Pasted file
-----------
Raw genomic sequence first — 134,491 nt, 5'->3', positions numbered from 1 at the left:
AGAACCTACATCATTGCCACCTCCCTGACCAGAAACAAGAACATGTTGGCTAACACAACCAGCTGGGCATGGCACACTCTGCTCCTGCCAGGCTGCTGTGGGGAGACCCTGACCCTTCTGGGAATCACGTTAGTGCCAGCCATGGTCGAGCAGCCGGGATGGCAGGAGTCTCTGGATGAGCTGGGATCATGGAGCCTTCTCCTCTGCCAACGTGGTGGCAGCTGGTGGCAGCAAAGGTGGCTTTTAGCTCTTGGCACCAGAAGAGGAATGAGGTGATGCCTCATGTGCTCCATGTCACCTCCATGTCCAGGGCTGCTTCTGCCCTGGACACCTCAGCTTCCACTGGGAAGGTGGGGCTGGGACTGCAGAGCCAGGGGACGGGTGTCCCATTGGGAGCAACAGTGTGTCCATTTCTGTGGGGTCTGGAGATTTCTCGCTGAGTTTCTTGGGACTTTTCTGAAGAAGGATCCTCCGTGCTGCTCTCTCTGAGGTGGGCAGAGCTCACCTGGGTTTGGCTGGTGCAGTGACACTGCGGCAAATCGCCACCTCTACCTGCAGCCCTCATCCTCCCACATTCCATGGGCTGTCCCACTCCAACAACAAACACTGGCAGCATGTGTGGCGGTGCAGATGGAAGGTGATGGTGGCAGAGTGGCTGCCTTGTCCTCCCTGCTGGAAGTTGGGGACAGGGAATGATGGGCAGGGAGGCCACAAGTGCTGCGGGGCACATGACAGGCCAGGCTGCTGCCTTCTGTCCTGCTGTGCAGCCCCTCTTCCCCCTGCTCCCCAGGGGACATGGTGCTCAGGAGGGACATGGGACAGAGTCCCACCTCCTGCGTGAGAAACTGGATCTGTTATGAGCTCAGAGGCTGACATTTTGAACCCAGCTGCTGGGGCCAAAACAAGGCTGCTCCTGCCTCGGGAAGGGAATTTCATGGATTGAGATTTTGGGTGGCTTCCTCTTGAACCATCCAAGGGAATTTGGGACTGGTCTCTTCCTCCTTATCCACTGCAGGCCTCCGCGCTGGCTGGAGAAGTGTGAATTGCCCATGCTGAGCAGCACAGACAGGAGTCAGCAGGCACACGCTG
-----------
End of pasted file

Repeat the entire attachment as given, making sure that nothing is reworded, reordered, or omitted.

Raw genomic sequence first — 134,491 nt, 5'->3', positions numbered from 1 at the left:
AGAACCTACATCATTGCCACCTCCCTGACCAGAAACAAGAACATGTTGGCTAACACAACCAGCTGGGCATGGCACACTCTGCTCCTGCCAGGCTGCTGTGGGGAGACCCTGACCCTTCTGGGAATCACGTTAGTGCCAGCCATGGTCGAGCAGCCGGGATGGCAGGAGTCTCTGGATGAGCTGGGATCATGGAGCCTTCTCCTCTGCCAACGTGGTGGCAGCTGGTGGCAGCAAAGGTGGCTTTTAGCTCTTGGCACCAGAAGAGGAATGAGGTGATGCCTCATGTGCTCCATGTCACCTCCATGTCCAGGGCTGCTTCTGCCCTGGACACCTCAGCTTCCACTGGGAAGGTGGGGCTGGGACTGCAGAGCCAGGGGACGGGTGTCCCATTGGGAGCAACAGTGTGTCCATTTCTGTGGGGTCTGGAGATTTCTCGCTGAGTTTCTTGGGACTTTTCTGAAGAAGGATCCTCCGTGCTGCTCTCTCTGAGGTGGGCAGAGCTCACCTGGGTTTGGCTGGTGCAGTGACACTGCGGCAAATCGCCACCTCTACCTGCAGCCCTCATCCTCCCACATTCCATGGGCTGTCCCACTCCAACAACAAACACTGGCAGCATGTGTGGCGGTGCAGATGGAAGGTGATGGTGGCAGAGTGGCTGCCTTGTCCTCCCTGCTGGAAGTTGGGGACAGGGAATGATGGGCAGGGAGGCCACAAGTGCTGCGGGGCACATGACAGGCCAGGCTGCTGCCTTCTGTCCTGCTGTGCAGCCCCTCTTCCCCCTGCTCCCCAGGGGACATGGTGCTCAGGAGGGACATGGGACAGAGTCCCACCTCCTGCGTGAGAAACTGGATCTGTTATGAGCTCAGAGGCTGACATTTTGAACCCAGCTGCTGGGGCCAAAACAAGGCTGCTCCTGCCTCGGGAAGGGAATTTCATGGATTGAGATTTTGGGTGGCTTCCTCTTGAACCATCCAAGGGAATTTGGGACTGGTCTCTTCCTCCTTATCCACTGCAGGCCTCCGCGCTGGCTGGAGAAGTGTGAATTGCCCATGCTGAGCAGCACAGACAGGAGTCAGCAGGCACACGCTG